Mudita Journal

Concentration Through Letting Go

January 25, 2007 · Filed under: Adyashanti, Meditation, Mindfulness, Mudita Forum

I just had the following exchange with a Mudita Forum member who had this question about Adyashanti’s True Meditation (previously discussed here).

Like I mentioned, my main concern was that I was having a hard time understanding how his approach would help me with my goal. I did enjoy reading his work though. I’ve always wrestled with the concept of greater concentration through letting go. How do you let go and let things just be? Is concentration not a skill? I want to give his CD a go and see what happens.

To which I replied:

If you had told me, when I was learning to ride a bike, that I’d be able to keep my balance better if I looked at the road in front of me rather than at my handlebars, I might have questioned your sanity. And yet it’s true.

There is a similar dynamic with concentration. We tend to think that we have poor concentration because we have insufficient discipline or motivation or will-power. (I can’t balance the bike because I’ve not learned to turn the handlebars fast enough!) In reality, we’re focusing too closely on the handlebars (what we think we can control) rather than the horizon (what will actually give us balance).

In the case of meditation, we have to understand that clear-mindedness, including adequate levels of concentration, is the natural state of awareness. Yet we all have mental habits — our fears and our desire to control our own mind and experiences — that upset the natural equilibrium.

And so “true meditation,” as Adyashanti calls it, requires letting go of our attempts to control the mind, so that we can learn to focus on the horizon rather than the handlebars. More literally, it means practicing our ability to observe experience without manipulation, and allowing our mind and body to respond more intuitively to our experience, without interfering constantly in our own mental processes.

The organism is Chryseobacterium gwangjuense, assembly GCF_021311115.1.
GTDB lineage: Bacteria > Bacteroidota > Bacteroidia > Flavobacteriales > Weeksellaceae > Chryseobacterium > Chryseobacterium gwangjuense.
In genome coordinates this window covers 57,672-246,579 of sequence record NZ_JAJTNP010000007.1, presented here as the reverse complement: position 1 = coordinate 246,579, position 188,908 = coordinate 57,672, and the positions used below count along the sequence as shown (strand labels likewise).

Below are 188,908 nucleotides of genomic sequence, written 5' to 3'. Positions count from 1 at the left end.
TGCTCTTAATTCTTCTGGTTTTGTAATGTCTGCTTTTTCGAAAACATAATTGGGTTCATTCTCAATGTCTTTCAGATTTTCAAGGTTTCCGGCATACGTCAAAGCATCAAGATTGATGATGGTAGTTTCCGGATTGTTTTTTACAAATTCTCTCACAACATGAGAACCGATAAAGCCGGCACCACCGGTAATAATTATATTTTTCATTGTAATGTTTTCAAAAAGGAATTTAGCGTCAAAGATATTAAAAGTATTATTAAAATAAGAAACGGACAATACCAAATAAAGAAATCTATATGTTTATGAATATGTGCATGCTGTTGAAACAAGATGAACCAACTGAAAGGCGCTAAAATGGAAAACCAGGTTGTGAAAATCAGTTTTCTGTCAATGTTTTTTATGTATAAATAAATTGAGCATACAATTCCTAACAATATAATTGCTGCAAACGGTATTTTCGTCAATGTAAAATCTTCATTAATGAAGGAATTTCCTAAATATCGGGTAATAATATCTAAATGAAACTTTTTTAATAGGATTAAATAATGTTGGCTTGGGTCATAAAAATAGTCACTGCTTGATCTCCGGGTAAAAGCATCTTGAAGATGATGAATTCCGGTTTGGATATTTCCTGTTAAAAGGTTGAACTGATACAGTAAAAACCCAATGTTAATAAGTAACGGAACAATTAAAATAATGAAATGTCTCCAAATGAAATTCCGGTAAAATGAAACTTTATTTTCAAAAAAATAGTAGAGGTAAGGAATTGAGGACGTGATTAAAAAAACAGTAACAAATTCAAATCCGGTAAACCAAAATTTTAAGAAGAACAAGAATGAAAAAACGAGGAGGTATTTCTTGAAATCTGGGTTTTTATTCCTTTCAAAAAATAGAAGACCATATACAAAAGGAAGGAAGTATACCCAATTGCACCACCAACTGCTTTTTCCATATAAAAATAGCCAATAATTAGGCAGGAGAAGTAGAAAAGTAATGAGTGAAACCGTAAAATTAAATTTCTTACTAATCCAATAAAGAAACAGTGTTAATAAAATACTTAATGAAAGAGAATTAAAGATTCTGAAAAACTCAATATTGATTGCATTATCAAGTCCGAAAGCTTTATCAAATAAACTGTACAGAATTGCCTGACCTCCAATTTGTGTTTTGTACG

In this way, we stop overcompensating (like turning the handlebars too fast) and upsetting the natural balance of our mind.

I hope this analogy helps some and makes it easier to relax into the kinds of exercises that Adyashanti provides in his audio recording. The True Meditation recording is fantastic; I can’t recommend it highly enough. My wife is already asking me to make copies to loan to her friends.

From his reply:

I played baseball my entire life. I pitched through college and played a summer of semi-pro ball. The thing that held me back from making it all the way was my head. During fielding practice I would amaze my coaches at my abilities to throw with incredible velocity. Come game time though; I’d bare down so hard I actually lost velocity and control. I was never able to break this. Had I had the explanation you just gave who knows where I’d be right now.

Good point. I’ve definitely found that the benefits of meditation, approached properly, are helpful in many areas of life.